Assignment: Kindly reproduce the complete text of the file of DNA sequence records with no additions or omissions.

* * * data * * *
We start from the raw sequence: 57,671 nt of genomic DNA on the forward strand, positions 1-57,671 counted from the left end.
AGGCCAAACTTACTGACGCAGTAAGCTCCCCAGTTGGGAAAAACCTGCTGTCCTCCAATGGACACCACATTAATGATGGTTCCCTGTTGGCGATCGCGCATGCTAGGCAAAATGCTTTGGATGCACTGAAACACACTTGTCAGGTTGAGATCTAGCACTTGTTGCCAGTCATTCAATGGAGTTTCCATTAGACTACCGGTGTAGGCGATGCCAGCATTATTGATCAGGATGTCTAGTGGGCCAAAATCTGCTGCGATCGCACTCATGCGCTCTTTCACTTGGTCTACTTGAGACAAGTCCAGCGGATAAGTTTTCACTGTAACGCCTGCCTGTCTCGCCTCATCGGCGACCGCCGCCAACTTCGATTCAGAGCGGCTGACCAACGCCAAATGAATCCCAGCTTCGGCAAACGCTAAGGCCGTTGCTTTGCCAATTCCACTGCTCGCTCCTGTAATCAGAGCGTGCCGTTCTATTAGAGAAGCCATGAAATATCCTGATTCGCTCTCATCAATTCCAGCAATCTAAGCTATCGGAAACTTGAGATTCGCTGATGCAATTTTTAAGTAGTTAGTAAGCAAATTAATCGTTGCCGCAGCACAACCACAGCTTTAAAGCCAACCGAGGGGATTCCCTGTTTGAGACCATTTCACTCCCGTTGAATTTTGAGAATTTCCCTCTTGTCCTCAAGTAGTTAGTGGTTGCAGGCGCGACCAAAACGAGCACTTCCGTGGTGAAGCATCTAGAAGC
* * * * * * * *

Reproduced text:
We start from the raw sequence: 57,671 nt of genomic DNA on the forward strand, positions 1-57,671 counted from the left end.
AGGCCAAACTTACTGACGCAGTAAGCTCCCCAGTTGGGAAAAACCTGCTGTCCTCCAATGGACACCACATTAATGATGGTTCCCTGTTGGCGATCGCGCATGCTAGGCAAAATGCTTTGGATGCACTGAAACACACTTGTCAGGTTGAGATCTAGCACTTGTTGCCAGTCATTCAATGGAGTTTCCATTAGACTACCGGTGTAGGCGATGCCAGCATTATTGATCAGGATGTCTAGTGGGCCAAAATCTGCTGCGATCGCACTCATGCGCTCTTTCACTTGGTCTACTTGAGACAAGTCCAGCGGATAAGTTTTCACTGTAACGCCTGCCTGTCTCGCCTCATCGGCGACCGCCGCCAACTTCGATTCAGAGCGGCTGACCAACGCCAAATGAATCCCAGCTTCGGCAAACGCTAAGGCCGTTGCTTTGCCAATTCCACTGCTCGCTCCTGTAATCAGAGCGTGCCGTTCTATTAGAGAAGCCATGAAATATCCTGATTCGCTCTCATCAATTCCAGCAATCTAAGCTATCGGAAACTTGAGATTCGCTGATGCAATTTTTAAGTAGTTAGTAAGCAAATTAATCGTTGCCGCAGCACAACCACAGCTTTAAAGCCAACCGAGGGGATTCCCTGTTTGAGACCATTTCACTCCCGTTGAATTTTGAGAATTTCCCTCTTGTCCTCAAGTAGTTAGTGGTTGCAGGCGCGACCAAAACGAGCACTTCCGTGGTGAAGCATCTAGAAGC